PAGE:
Lab Med Online.  2013 Apr;3(2):119-123.

A Rare Case of a de novo Proximal Deletion of 13q in a Neonate with Congenital Megacolon

  • 1Department of Laboratory Medicine, Dong-A University College of Medicine, Busan, Korea.
  • 2Department of Pediatrics, Dong-A University College of Medicine, Busan, Korea.


Chromosome 13q deletion syndrome, which is relatively rare, is characterized by a wide spectrum of phenotypes resulting from a partial deletion of the long arm of the chromosome 13. The main clinical features are mental retardation, developmental delay, craniofacial dysmorphism, and various congenital defects. Here, we report a de novo interstitial deletion in chromosome 13 (q21.3q31) in a neonate with congenital megacolon (Hirschsprung disease) confirmed by biopsy. A short tandem repeat analysis (D13S317) was used to compare the loci on the chromosomes of the patient and the parents, the latter representing the normal karyotype, to determine how the features of the profile peaks relate to the deletion. The clinical data were also compared with those of similar cases in previously published reports.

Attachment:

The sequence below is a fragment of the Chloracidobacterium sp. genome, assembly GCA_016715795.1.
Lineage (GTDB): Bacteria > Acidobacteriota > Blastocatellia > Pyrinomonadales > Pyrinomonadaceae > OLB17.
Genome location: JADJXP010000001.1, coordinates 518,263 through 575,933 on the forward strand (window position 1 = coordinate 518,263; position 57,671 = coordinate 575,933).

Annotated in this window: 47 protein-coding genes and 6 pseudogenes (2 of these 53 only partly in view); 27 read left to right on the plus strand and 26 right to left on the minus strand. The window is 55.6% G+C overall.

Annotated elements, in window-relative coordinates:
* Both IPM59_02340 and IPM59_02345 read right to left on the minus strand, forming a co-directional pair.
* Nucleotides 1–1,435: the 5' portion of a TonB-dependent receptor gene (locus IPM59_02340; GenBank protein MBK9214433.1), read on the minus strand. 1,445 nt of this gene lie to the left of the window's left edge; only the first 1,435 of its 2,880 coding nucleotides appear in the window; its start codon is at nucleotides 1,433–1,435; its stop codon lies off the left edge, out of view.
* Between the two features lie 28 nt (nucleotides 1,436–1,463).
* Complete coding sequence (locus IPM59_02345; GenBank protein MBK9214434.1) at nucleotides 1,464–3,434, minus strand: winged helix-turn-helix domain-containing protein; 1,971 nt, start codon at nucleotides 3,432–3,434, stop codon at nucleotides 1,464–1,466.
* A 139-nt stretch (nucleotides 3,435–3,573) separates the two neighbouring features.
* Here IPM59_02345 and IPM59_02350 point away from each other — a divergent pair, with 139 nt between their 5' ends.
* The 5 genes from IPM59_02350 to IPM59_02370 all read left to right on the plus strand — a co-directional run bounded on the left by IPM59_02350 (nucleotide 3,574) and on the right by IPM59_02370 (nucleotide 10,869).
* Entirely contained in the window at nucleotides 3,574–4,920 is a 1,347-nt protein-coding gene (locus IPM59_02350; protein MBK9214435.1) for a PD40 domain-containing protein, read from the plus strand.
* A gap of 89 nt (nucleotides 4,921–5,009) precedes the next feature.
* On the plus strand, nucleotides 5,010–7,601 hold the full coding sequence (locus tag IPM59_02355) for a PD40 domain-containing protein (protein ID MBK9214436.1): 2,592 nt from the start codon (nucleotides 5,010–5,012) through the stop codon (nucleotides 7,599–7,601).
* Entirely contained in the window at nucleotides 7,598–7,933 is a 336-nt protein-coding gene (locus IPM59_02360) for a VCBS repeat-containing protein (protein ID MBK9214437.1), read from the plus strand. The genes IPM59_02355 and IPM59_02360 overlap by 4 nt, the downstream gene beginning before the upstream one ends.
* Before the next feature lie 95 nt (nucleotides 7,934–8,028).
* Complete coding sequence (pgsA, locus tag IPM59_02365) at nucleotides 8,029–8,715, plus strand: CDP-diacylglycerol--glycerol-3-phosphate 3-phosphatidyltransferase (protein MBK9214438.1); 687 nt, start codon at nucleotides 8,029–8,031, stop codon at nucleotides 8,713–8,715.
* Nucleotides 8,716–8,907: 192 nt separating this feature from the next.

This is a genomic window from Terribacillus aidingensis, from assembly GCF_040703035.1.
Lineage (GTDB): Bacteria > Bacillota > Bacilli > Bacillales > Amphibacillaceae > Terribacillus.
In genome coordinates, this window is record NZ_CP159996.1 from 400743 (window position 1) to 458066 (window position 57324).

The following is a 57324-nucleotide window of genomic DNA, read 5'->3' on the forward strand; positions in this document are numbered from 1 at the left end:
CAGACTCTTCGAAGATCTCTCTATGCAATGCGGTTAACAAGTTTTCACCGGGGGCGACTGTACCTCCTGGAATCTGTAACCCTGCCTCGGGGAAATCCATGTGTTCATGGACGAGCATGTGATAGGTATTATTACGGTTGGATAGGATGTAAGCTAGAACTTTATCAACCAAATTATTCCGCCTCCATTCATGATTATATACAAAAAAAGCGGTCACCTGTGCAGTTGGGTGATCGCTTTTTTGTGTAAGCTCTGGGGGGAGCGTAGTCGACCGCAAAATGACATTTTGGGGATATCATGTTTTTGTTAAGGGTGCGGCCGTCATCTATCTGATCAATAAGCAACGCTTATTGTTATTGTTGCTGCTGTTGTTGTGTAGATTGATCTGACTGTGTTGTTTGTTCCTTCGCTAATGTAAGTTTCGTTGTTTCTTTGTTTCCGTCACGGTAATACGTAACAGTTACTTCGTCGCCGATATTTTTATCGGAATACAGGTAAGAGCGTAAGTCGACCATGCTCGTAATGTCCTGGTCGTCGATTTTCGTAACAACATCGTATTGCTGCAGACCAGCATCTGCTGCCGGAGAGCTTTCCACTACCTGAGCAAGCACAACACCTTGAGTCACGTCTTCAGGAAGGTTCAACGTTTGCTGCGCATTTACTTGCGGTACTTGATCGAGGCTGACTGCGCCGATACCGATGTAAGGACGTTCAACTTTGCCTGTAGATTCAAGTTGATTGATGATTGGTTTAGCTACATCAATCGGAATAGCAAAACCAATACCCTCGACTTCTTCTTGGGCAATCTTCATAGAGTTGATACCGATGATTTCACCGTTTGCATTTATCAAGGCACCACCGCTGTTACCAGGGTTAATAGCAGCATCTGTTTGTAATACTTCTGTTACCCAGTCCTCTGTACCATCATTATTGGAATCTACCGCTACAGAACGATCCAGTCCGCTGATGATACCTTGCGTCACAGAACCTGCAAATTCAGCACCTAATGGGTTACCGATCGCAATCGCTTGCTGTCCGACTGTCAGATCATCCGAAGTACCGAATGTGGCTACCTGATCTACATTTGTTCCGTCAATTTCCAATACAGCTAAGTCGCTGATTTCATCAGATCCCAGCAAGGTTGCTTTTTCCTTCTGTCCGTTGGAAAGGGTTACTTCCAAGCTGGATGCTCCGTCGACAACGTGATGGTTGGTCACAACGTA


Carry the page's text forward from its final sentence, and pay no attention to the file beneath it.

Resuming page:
Chromosome; 13q deletion syndrome; Congenital; Megacolon; Hirschsprung disease

MeSH Terms

Chromosome Deletion
Chromosome Disorders
Chromosomes, Human, Pair 13
Congenital Abnormalities
Hirschsprung Disease
Infant, Newborn
Intellectual Disability
Microsatellite Repeats
Polymethacrylic Acids
Chromosome Deletion
Chromosome Disorders
Chromosomes, Human, Pair 13
Polymethacrylic Acids


  • Fig. 1 Severe ileus and obstruction of barium as observed in the colon radiograph.

  • Fig. 2 Partial karyotype of the patient at the 550-band level revealing 13q deletion: 46,XY, del(13)(q21.3q31).

  • Fig. 3 Partial karyotype and idiogram of the normal and deleted chromosome 13.

  • Fig. 4 Short-tandem repeat profiles of the patient (A) and the parents: the father (B) and the mother (C). At the peak of D13S317, the patient shows a single 11-repeat allele, the mother shows 2 peaks for 11- and 12-repeat alleles, and the father shows a single 11-repeat allele. The height of the peaks was 162 for the patient, 139 (11-repeat) and 108 (12-repeat) for the mother, and 299 for the father. If the patient is homozygous for 11-repeat alleles, the peak should normally appear higher. Therefore, we interpreted that the patient had a deletion of chromosome 13.


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